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This Rough Magic: Chapter Fourteen

       Last updated: Wednesday, July 9, 2003 23:58 EDT



    The woman didn't stop screaming. She'd gone beyond the edge of fear and into raw hysteria.

    None of the three people in the room appeared to even notice, any more than slaughterhouse workers might notice a bellowing steer. Jagiellon simply continued to whet the cleaver.

    Caesare Aldanto stood like a blond puppet that someone had propped against a wall. The position his arms were in was not quite natural and would have caused any normal man to alter it before more than a moment had passed. Aldanto stood as still as a log. His empty blue eyes stared unblinking at the altar. The shaman simply continued to rub the drum-skin, and walk in a widdershins circle, producing a low murmur of sound that seemed to slice through the screaming.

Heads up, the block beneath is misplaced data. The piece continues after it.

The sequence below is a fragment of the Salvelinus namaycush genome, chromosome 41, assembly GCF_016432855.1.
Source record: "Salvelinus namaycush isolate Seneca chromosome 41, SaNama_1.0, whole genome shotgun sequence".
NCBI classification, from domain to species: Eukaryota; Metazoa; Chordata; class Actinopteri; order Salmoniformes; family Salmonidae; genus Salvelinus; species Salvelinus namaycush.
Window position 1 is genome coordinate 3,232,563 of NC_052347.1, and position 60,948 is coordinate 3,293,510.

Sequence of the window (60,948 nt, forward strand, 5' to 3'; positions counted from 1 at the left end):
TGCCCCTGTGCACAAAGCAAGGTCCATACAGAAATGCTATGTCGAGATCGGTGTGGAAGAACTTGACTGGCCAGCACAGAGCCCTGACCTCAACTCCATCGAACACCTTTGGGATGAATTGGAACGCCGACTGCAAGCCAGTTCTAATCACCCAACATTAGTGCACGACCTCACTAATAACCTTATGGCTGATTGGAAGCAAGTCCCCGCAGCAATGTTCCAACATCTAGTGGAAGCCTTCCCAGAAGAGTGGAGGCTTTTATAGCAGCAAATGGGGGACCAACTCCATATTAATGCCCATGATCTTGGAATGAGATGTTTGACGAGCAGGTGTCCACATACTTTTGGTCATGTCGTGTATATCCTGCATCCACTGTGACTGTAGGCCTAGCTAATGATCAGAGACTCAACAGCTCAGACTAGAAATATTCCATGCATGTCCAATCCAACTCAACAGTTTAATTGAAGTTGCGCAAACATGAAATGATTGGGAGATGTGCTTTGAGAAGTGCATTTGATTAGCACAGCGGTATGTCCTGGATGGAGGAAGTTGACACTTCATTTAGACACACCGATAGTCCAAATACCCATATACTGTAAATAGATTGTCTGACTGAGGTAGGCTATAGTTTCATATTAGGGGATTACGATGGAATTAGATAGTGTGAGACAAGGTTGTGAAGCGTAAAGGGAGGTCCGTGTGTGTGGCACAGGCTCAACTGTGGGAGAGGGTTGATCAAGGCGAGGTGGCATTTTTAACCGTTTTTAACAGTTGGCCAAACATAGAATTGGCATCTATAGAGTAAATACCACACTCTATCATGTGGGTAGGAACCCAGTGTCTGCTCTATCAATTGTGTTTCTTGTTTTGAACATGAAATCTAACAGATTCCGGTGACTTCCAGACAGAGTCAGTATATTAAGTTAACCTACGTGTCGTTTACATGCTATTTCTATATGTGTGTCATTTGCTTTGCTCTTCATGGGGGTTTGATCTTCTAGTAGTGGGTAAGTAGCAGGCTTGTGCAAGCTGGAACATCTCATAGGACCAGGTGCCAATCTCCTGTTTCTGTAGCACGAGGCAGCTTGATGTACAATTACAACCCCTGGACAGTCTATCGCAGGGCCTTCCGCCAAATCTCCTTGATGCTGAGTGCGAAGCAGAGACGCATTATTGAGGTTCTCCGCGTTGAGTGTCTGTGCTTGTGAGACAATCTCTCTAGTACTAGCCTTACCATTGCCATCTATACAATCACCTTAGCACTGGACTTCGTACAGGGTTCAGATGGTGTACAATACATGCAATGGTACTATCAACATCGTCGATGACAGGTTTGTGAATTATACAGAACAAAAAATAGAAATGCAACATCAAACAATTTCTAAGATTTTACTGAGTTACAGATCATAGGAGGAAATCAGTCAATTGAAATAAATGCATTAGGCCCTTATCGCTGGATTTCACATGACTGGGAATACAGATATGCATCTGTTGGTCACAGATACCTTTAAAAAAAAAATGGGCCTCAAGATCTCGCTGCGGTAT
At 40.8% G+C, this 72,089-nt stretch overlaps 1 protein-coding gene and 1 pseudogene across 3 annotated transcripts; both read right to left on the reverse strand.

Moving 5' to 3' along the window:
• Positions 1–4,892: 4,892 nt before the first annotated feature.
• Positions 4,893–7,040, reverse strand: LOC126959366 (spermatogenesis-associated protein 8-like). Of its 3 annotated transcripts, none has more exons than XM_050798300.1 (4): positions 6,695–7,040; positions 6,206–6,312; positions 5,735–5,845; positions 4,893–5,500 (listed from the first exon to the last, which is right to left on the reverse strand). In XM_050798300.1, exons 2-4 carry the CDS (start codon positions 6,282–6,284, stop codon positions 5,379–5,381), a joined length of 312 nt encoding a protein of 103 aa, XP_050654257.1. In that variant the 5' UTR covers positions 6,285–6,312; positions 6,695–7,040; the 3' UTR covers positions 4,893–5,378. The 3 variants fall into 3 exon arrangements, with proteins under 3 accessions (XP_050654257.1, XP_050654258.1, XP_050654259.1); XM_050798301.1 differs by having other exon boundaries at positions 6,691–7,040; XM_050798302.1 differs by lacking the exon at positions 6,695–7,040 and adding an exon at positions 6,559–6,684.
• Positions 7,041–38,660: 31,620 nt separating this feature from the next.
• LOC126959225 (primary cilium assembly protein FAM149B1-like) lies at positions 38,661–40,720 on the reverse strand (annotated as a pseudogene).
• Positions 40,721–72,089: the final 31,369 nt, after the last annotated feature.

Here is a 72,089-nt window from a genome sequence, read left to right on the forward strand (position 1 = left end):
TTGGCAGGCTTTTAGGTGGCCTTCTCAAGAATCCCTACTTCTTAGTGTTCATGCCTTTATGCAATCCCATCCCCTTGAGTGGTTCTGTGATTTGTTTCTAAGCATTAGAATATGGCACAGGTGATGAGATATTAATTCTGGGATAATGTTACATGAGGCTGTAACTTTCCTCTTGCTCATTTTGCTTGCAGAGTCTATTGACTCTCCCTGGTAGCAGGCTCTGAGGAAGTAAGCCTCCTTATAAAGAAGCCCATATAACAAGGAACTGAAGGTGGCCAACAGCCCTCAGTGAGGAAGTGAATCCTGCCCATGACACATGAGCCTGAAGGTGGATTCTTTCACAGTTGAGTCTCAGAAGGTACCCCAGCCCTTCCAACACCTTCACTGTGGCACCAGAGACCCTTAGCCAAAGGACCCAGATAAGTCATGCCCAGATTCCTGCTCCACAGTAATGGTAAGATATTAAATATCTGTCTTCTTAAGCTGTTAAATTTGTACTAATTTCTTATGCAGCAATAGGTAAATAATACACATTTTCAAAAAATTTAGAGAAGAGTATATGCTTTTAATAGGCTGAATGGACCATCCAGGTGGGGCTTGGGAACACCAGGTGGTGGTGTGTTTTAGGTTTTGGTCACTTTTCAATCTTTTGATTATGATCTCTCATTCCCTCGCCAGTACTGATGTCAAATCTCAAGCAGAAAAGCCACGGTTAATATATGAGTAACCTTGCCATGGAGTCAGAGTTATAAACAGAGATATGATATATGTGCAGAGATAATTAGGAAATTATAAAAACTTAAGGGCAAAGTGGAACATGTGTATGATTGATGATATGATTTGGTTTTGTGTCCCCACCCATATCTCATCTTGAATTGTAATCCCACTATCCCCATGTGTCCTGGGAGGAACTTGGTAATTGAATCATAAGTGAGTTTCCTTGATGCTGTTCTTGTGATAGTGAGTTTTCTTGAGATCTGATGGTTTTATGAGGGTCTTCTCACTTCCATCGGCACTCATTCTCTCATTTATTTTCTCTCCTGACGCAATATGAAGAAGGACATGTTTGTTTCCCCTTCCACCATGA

The cut, when it came, did not stop the screaming. That brutal chop was not intended to. This rite derived much of its power from the suffering of the victim. The quodba drum now was a fluttering, weakening, fast heartbeat, perfectly matching that of the woman's. In the old face, the shaman's eyes burned with a fierce intensity. Sweat dripped from his forehead although the room was cold. Jagiellon showed no such signs of strain.

    Neither did Caesare, who had come forward now to kneel, holding the stone-cut bowl into which the woman's femoral artery pumped.